Groundtruth only use recycled materials and only recycled materials that are bluesign®-certified using plastic waste collected from landfill sites, waterways and oceans worldwide. All of their hardware is manufactured from recycled injection-moulded PET. The company also offsets all the carbon emitted by their travel.
Poli & Jo make bags and baggage from canvas that was also used for the roofs of convertible Land Rovers. The fabric is waterproof, damp and rot proof, tough enough for everyday use and will age beautifully over time and all handles and straps are made from bridle leather.
Billy Tannery tans British goat leather, using bark extracts and an innovative microtannery process that generates only compostable waste. They do a range of leather products from key wraps (see above) to aprons.
UK company Cycle for Good sell bags and accessories handcrafted in Malawi using recycled materials such as old bicycle inner tubes, coffee sacks and surplus lorry curtain saved from UK landfill. They train tailors in the world’s poorest places so they can earn a decent living and support their families. All the money we make pays for childcare and non-profit social enterprise in Malawi.
Ms Bag in Belgium makes bags from 100% rescued waste material salmon leather with some black Italian veg-tan leather as details. Ms. Bay produces in Kolkata, India in factories that are SA8000 standard certified, which means that they qualify for fair trade standards regarding child labour, health and safety, discrimination and remuneration.
Oh My Bag Amsterdam in Holland make their products from vegetable-tanned leathers without the use of harmful chemicals like chromium and a synthetic top finish. Their canvas collection and dust bags are made from GOTS certificated organic cotton. All of our factories have SA 8000 certification standards to ensure that all operate under fair conditions. Their packaging is made from recycled materials and is certified by Forest Stewardship Council (FSC). Customers can also choose to have their purchase shipped in a returnable and reusable RePack which can be dropped in a nearby post box after use. As a reward, Repack will send a 10% discount voucher by email for O My Bag and all other brands that use Repack. The company states that it is constantly trying to minimise its carbon footprint and that they offset what they do produce by investing in the Envira Amazonia Project. Also in 2017 the company donated 3,000 school bags to The Brickfield Schools Project which is an organization that provides school lessons to children of workers in Indian Brickfields.
Zamt in Germany sells beautiful vegetable tanned leather bags and wallets with no synthetic top finishes for men and women. The leather is from France and is tanned in Italian and Portuguese tanneries that work within the strict framework of European Environmental Law. The hides are vegetable tanned with wood extracts then greased with tallow and sunflower seed oil and rounded off with a natural finishing. The company has also chosen GoGreen from DHL, which is working towards reducing all logistics-related emissions to zero by the year 2050.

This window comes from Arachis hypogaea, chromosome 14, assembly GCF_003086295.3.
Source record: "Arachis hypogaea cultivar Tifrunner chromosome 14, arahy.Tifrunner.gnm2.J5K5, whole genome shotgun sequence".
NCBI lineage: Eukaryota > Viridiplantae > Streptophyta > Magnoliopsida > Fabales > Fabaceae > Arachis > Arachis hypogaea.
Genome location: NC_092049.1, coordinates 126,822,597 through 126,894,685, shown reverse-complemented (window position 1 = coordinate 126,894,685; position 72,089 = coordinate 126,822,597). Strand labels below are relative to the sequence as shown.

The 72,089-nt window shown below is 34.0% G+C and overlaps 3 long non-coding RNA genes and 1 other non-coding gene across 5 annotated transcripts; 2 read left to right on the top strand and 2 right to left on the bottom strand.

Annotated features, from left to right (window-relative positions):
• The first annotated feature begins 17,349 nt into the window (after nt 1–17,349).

Ulsto (see photo above) make bags, wallets and yoga mats from natural, animal-free and durable materials in Germany. They use cork, GOTS – certified organic cotton, felt made from recycled PET bottles and OEKO-TEX certified (toxin-free) metal zips and cotton cords. They also do a range of cork based jewellery. Their website is in German so you’ll have to use google translate with it.
German company Pinqponq make long-lasting products from recycled plastic in Vietnam. The company is a member of Fair Wear Foundation and they have partnered with bluesign systems to help keep environmentally damaging substances out of the production process. Their bags that don’t include leather are certified as being vegan by PETA. You can buy directly from the company or via the e-tailer YOOX
I’m a fan of making stuff from existing stuff including these bags and wallets made from used bicycle tubes by German company Deus ex Machine.
Pagura is another German based company offering a wide range of bags and wallets made from recycled bicycle tubes.
Wayks make durable PFC-free bags from recycled polyester in a factory in Vietnam that is owned by a German company and recognised by Fair Wear Foundation. Their also source their materials from companies registered with bluesign, a Swiss organisation, which certifies and assists companies throughout the fashion industry’s supply chain, helping them to reduce their environmental impact.
Ecoalf is a Spanish brand for men and women that uses recycled plastic (from discarded fishing nets and PET bottles) to simply styled backpacks. Through it’s foundation Ecoalf are involved in a project to clean our oceans of waste called Upcycling the Oceans
Le Petite Sardine use artisans, mostly in Portugal, to make fairtrade bags from sustainable organic materials